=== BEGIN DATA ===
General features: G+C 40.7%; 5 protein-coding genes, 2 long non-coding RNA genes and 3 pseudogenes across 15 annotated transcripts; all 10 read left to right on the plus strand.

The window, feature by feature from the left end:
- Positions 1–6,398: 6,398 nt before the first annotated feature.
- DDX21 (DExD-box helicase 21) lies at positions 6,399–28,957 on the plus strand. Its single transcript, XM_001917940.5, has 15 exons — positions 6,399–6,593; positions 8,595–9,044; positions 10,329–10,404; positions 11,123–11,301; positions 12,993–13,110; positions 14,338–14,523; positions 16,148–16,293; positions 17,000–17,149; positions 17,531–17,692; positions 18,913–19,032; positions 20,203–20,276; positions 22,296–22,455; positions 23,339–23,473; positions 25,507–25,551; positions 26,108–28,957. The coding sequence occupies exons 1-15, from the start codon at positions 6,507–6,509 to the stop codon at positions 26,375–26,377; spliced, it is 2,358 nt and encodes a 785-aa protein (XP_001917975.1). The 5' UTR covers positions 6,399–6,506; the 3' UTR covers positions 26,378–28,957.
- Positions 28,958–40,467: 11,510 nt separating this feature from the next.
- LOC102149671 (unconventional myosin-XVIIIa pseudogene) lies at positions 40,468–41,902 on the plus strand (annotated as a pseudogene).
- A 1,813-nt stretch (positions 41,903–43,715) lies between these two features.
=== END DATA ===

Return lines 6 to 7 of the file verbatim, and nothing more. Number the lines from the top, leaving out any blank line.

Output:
- LOC102149671 (unconventional myosin-XVIIIa pseudogene) lies at positions 40,468–41,902 on the plus strand (annotated as a pseudogene).
- A 1,813-nt stretch (positions 41,903–43,715) lies between these two features.